HCI: The HIMSS EHR vendors group also disagreed with the IFR’s assessment of how many of them qualify as small businesses and how much it would cost to prepare for certification. They say that the ONC analysis regarding small-business impact and the need for a regulatory impact analysis is incorrect because CCHIT membership data shows that more than 75 percent of the ambulatory EHR marketplace falls under the small-business label of less than $25 million in annual revenue. They also contend that the costs will be much higher than ONC estimates for preparing a product for certification. Will ONC review these figures in light of their claims?

Blumenthal: Well, I don’t know the data you are referring to, so I don’t want to comment on it. We are developing a certification process that we think will be considerably more efficient than the old process. It’s hard to respond to that point without commenting on the certification process itself and the certification criteria. The implicit concern is that the certification process will be too costly. Our goal is to create a certification process that is a lot less costly.

HCI: Although the idea of establishing a new certification regime has been praised, the creation of the temporary certification body has drawn some criticism. The College of Healthcare Information Management Executives (CHIME) issued a statement saying that it is “very concerned that the introduction of a two-stage approach for certification will prolong the current instability in the health IT marketplace, which exists because of the un-finalized status of meaningful use and certification regulations.” CHIME also said that the introduction of both a temporary and a permanent certification scheme “carries a risk of continuing the uncertainty and promoting needless product replacement in the marketplace.” How do you respond to those concerns?

Blumenthal: We need to fulfill the congressional mandate to make it possible for meaningful users of certified electronic health records to get compensated in 2011 and 2012. We also think it’s necessary to have a certification process that meets the open and transparent standards that this administration believes in and that the field has called for. So together, those things require that: a) we have certification criteria that we’ve written into a rule; and b) we have a process that can implement those criteria. To do that rapidly seems to require we have some kind of process we can get up and running quickly. That process cannot have the rigor that a long-term process requires. So it does seem to me that there is a logic in the legislation and in the policy that leads us directly toward the idea of this transitional process. The HIT Policy Committee strongly recommended that approach.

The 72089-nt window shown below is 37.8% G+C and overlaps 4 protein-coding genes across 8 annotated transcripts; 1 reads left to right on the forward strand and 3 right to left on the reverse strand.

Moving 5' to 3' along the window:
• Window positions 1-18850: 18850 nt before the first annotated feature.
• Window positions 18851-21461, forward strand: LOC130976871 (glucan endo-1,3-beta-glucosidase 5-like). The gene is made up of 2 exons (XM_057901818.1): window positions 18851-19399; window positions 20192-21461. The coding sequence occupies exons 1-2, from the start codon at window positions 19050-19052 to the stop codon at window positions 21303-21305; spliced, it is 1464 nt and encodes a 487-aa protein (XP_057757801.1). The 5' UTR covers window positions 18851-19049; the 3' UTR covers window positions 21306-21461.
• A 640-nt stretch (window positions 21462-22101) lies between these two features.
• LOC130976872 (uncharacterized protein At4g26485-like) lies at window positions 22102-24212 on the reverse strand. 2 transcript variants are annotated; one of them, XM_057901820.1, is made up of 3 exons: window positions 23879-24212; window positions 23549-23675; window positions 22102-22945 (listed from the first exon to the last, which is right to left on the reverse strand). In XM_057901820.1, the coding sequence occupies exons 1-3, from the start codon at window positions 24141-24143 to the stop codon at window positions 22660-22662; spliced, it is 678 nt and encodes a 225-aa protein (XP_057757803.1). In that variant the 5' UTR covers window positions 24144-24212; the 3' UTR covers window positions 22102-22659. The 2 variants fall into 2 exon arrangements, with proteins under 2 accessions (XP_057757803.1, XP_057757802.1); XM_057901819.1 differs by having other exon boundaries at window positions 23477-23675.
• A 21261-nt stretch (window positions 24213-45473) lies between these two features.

HCI: I wanted to ask you about the rollout of NHIN Direct. I was listening to a March 24 meeting of the HIT Standards Committee, in which Dr. Doug Fridsma, acting director of the ONC’s Office of Interoperability and Standards, described both the types of use cases the project will address and how it relates to the long-standing work on NHIN. But when it got to the Q&A session, committee members seemed unclear about the concept of NHIN Direct. Some thought the new effort might lead to confusion about how NHIN Direct fits in with ongoing health information exchange efforts and cause providers to hesitate to make sure that what they are doing is not superseded later. If people on the HIT Standards Committee are confused about the concept, what does that likely say about the understanding of the average care provider or average consumer?

Blumenthal: We have a Policy Committee working group that has put forward this idea, and the Policy Committee endorsed the idea, so I wouldn’t say there is universal confusion. There was a meeting at one time and one place where some members of the Standards Committee were having trouble making the transition from the traditional concept of the NHIN to a new version of it. But I am quite confident that the communication process will get clarified. This is a new frontier. We are moving into new territory. We want to meet our consumers and customers where they are, and giving them an all-or-nothing, take-it-or-leave-it approach to information exchange doesn’t strike me as wise policy. We need to give them multiple routes — compatible, consistent routes — to information exchange, and I personally believe that NHIN Direct will co-exist with the NHIN, and that many of the users of Direct will migrate toward the NHIN over time once they get used to the electronic record, its functionalities, and the requirements for exchange.